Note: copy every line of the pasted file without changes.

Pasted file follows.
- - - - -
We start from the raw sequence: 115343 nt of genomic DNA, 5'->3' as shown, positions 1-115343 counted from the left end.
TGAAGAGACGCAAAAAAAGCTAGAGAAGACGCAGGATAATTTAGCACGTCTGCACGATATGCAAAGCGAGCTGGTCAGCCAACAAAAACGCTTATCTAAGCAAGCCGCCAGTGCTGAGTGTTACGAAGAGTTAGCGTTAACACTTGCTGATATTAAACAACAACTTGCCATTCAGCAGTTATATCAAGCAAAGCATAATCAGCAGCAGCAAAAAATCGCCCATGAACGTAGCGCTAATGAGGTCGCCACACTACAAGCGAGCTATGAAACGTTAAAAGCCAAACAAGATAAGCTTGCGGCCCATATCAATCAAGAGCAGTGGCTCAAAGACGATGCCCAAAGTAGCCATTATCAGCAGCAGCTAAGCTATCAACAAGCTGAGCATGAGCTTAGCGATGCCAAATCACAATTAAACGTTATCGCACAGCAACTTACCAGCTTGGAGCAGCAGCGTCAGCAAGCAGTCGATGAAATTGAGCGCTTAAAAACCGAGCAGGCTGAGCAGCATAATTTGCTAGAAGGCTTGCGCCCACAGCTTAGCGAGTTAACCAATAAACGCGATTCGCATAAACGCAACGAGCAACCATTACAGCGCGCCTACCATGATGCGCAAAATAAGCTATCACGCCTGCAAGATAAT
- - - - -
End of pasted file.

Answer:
We start from the raw sequence: 115343 nt of genomic DNA, 5'->3' as shown, positions 1-115343 counted from the left end.
TGAAGAGACGCAAAAAAAGCTAGAGAAGACGCAGGATAATTTAGCACGTCTGCACGATATGCAAAGCGAGCTGGTCAGCCAACAAAAACGCTTATCTAAGCAAGCCGCCAGTGCTGAGTGTTACGAAGAGTTAGCGTTAACACTTGCTGATATTAAACAACAACTTGCCATTCAGCAGTTATATCAAGCAAAGCATAATCAGCAGCAGCAAAAAATCGCCCATGAACGTAGCGCTAATGAGGTCGCCACACTACAAGCGAGCTATGAAACGTTAAAAGCCAAACAAGATAAGCTTGCGGCCCATATCAATCAAGAGCAGTGGCTCAAAGACGATGCCCAAAGTAGCCATTATCAGCAGCAGCTAAGCTATCAACAAGCTGAGCATGAGCTTAGCGATGCCAAATCACAATTAAACGTTATCGCACAGCAACTTACCAGCTTGGAGCAGCAGCGTCAGCAAGCAGTCGATGAAATTGAGCGCTTAAAAACCGAGCAGGCTGAGCAGCATAATTTGCTAGAAGGCTTGCGCCCACAGCTTAGCGAGTTAACCAATAAACGCGATTCGCATAAACGCAACGAGCAACCATTACAGCGCGCCTACCATGATGCGCAAAATAAGCTATCACGCCTGCAAGATAAT